Holland’s two largest energy concerns Essent and Nuon have terminated their proposed merger. The announcement was made in a joint statement by the companies on Friday evening and follows over a week of speculation that talks had broken down.
The statement said that it had not been possible to ‘reach agreement about how underlying company data, on which the division of shares was based, could be verified’.
Initially the division of shares in the new combine was set at 55% for Essent and 45% for Nuon. But this was agreed in 2005, and since then, Nuon’s financial performance has outstripped that of Essent, leading Nuon to demand at least 50% in the joint concern. This was the main stumbling block to the merger.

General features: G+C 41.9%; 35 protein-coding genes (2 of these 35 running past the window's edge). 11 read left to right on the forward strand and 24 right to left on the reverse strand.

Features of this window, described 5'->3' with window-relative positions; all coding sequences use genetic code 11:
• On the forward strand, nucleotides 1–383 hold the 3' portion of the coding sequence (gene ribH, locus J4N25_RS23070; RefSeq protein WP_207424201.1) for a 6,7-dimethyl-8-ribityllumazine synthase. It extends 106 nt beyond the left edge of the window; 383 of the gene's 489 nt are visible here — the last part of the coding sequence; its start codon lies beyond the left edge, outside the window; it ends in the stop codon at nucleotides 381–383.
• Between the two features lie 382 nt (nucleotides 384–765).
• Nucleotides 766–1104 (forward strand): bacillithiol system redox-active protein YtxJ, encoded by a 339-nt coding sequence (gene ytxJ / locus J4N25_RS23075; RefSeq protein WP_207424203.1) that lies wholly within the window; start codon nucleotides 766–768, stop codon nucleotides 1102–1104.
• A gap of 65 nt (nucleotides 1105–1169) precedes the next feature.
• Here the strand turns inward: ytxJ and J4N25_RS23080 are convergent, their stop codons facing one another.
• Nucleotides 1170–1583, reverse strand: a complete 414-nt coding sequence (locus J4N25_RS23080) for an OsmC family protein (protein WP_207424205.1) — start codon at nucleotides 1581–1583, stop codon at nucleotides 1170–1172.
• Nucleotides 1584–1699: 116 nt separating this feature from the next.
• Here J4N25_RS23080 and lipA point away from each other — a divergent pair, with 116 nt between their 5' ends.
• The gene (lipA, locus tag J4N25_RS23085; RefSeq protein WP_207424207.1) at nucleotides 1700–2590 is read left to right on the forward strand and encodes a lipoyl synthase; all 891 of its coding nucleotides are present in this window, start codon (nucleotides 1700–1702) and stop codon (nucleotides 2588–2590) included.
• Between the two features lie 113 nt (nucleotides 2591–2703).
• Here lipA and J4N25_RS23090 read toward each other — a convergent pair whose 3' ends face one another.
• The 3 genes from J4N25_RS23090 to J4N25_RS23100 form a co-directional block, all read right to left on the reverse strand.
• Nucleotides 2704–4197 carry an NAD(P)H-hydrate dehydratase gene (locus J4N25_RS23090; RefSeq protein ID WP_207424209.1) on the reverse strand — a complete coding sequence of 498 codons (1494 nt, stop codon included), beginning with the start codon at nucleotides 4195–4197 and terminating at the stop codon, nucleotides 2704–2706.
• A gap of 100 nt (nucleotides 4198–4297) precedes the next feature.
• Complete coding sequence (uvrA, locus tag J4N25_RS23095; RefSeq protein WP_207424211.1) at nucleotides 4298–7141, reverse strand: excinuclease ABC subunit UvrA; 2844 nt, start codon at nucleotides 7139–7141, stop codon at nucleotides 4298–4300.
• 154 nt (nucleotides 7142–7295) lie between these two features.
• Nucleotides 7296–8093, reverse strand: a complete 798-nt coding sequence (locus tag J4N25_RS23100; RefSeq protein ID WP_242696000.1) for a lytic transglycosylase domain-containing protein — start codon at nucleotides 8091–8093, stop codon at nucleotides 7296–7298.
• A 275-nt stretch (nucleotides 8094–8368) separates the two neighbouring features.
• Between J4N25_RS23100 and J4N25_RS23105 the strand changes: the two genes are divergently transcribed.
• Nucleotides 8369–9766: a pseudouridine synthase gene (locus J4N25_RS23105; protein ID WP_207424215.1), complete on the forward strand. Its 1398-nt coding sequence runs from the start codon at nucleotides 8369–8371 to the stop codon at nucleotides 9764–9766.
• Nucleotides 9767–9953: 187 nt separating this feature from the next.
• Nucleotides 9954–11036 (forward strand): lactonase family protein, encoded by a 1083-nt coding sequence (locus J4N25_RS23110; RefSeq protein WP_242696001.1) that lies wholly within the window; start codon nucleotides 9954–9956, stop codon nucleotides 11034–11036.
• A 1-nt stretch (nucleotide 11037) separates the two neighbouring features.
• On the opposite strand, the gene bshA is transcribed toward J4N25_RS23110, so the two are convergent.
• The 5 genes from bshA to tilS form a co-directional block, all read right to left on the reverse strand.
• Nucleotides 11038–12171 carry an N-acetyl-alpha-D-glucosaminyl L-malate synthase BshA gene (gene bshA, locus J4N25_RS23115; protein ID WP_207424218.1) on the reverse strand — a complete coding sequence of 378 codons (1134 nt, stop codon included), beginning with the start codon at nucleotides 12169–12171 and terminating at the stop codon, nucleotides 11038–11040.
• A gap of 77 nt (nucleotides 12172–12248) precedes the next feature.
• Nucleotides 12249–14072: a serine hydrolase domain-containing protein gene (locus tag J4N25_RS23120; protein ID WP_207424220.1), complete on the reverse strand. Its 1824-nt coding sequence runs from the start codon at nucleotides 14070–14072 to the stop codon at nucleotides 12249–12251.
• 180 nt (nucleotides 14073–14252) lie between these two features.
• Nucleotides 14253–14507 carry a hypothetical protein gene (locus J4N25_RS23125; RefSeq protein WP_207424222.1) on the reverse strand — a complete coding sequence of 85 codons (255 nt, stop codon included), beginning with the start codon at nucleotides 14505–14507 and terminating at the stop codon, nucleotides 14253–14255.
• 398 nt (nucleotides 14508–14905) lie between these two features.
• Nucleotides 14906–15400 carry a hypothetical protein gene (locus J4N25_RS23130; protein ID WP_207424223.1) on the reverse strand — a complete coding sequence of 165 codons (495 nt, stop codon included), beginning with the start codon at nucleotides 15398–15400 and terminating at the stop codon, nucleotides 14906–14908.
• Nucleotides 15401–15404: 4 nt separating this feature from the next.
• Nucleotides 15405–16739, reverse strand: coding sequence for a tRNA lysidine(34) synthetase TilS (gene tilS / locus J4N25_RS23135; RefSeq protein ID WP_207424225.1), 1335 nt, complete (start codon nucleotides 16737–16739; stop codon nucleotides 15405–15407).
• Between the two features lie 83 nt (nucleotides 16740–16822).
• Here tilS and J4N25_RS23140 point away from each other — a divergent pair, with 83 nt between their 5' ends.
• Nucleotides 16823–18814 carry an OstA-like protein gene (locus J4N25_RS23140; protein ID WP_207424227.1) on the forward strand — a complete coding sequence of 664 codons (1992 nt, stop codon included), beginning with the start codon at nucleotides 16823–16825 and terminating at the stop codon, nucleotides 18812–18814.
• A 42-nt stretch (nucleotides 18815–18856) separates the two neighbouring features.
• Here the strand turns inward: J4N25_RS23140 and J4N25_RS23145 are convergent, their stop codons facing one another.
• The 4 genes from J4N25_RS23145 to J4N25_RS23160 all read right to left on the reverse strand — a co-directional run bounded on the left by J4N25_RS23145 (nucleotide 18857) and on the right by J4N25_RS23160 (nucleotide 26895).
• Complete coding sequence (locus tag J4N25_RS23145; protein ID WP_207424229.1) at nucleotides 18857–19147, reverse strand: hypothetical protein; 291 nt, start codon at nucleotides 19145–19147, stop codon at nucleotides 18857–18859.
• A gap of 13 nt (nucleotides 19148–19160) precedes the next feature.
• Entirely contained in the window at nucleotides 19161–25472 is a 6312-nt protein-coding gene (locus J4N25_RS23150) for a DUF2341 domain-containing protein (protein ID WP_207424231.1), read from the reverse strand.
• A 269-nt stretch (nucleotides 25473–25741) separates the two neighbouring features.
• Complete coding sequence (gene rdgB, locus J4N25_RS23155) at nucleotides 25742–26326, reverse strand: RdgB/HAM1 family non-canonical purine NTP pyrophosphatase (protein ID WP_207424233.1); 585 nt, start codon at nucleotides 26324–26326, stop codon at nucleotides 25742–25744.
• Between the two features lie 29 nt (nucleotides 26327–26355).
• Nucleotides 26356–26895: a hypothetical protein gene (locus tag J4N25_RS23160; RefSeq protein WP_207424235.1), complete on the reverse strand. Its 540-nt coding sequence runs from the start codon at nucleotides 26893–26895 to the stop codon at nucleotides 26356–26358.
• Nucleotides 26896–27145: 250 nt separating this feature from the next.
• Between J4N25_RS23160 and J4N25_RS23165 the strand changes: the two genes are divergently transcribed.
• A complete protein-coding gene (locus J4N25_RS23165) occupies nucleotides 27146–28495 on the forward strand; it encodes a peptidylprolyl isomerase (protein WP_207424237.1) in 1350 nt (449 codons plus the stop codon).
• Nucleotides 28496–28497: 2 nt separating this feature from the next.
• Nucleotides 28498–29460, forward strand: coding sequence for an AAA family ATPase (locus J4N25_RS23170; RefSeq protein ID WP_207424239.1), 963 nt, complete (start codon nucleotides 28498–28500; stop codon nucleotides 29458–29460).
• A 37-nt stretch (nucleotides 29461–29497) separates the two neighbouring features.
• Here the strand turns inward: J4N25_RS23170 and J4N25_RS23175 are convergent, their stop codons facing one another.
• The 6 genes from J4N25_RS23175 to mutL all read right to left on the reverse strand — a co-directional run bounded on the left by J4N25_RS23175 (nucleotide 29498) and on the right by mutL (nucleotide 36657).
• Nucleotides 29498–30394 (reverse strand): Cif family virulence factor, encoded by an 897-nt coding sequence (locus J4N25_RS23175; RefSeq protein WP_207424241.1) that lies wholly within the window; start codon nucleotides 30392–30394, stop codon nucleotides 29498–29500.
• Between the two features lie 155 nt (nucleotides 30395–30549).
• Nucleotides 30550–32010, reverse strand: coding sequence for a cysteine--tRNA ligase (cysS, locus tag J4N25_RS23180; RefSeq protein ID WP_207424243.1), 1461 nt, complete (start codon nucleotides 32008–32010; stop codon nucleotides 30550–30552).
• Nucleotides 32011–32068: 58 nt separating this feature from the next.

According to the Financieele Dagblad on Saturday, sources within Nuon also claim that Essent is worth less than they were led to believe ‘There is a lack of willingness at Essent to answer Nuon’s questions,’ the paper quotes an anonymous source at Nuon as saying.
The FD goes on to say that there has been increasing irritation between the two negotiating teams over the past weeks as well as a vendetta between Nuon’s supervisory board president Wim Meijer and its company chairman Leo van Halderen.
While Essent’s shareholders back the merger, those of Nuon have always been critical. Both Essent and Nuon are owned by local governments. Annemarie Moons, chair of Essent’s shareholders committee, told the media that Nuon was not prepared to go the extra mile to make the merger work.
Nuon booked turnover of €5.6bn in 2006 and has a staff of 9,700. Essent’s turnover in 2006 was €6.4bn and employs around 10,000.
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